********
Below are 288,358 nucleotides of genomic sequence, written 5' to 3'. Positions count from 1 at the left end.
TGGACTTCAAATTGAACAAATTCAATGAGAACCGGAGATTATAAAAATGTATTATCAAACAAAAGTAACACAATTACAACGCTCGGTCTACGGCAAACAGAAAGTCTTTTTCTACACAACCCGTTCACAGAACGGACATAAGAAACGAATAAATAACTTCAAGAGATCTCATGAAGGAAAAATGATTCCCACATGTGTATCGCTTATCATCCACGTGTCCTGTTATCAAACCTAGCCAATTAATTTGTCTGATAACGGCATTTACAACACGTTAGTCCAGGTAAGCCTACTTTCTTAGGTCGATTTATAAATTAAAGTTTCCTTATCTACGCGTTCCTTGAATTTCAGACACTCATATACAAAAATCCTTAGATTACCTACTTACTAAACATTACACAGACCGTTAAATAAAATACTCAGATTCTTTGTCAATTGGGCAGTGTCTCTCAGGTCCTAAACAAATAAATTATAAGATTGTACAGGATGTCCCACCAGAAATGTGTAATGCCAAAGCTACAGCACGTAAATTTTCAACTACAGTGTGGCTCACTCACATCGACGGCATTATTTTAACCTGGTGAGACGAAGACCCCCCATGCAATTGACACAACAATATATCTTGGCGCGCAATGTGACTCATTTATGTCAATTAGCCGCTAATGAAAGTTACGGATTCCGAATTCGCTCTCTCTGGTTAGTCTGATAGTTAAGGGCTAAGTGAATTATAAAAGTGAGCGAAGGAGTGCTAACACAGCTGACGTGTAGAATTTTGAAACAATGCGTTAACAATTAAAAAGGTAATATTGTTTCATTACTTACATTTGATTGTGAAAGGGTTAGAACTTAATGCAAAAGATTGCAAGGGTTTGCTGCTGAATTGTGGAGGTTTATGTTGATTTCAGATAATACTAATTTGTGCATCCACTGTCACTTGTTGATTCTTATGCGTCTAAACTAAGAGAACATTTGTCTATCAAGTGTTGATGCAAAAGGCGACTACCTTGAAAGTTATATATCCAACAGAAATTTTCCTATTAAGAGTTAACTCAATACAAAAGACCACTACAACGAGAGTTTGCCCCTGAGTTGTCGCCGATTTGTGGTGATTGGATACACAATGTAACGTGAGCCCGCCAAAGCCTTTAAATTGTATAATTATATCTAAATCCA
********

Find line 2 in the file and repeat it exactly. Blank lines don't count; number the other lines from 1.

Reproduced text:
TGGACTTCAAATTGAACAAATTCAATGAGAACCGGAGATTATAAAAATGTATTATCAAACAAAAGTAACACAATTACAACGCTCGGTCTACGGCAAACAGAAAGTCTTTTTCTACACAACCCGTTCACAGAACGGACATAAGAAACGAATAAATAACTTCAAGAGATCTCATGAAGGAAAAATGATTCCCACATGTGTATCGCTTATCATCCACGTGTCCTGTTATCAAACCTAGCCAATTAATTTGTCTGATAACGGCATTTACAACACGTTAGTCCAGGTAAGCCTACTTTCTTAGGTCGATTTATAAATTAAAGTTTCCTTATCTACGCGTTCCTTGAATTTCAGACACTCATATACAAAAATCCTTAGATTACCTACTTACTAAACATTACACAGACCGTTAAATAAAATACTCAGATTCTTTGTCAATTGGGCAGTGTCTCTCAGGTCCTAAACAAATAAATTATAAGATTGTACAGGATGTCCCACCAGAAATGTGTAATGCCAAAGCTACAGCACGTAAATTTTCAACTACAGTGTGGCTCACTCACATCGACGGCATTATTTTAACCTGGTGAGACGAAGACCCCCCATGCAATTGACACAACAATATATCTTGGCGCGCAATGTGACTCATTTATGTCAATTAGCCGCTAATGAAAGTTACGGATTCCGAATTCGCTCTCTCTGGTTAGTCTGATAGTTAAGGGCTAAGTGAATTATAAAAGTGAGCGAAGGAGTGCTAACACAGCTGACGTGTAGAATTTTGAAACAATGCGTTAACAATTAAAAAGGTAATATTGTTTCATTACTTACATTTGATTGTGAAAGGGTTAGAACTTAATGCAAAAGATTGCAAGGGTTTGCTGCTGAATTGTGGAGGTTTATGTTGATTTCAGATAATACTAATTTGTGCATCCACTGTCACTTGTTGATTCTTATGCGTCTAAACTAAGAGAACATTTGTCTATCAAGTGTTGATGCAAAAGGCGACTACCTTGAAAGTTATATATCCAACAGAAATTTTCCTATTAAGAGTTAACTCAATACAAAAGACCACTACAACGAGAGTTTGCCCCTGAGTTGTCGCCGATTTGTGGTGATTGGATACACAATGTAACGTGAGCCCGCCAAAGCCTTTAAATTGTATAATTATATCTAAATCCA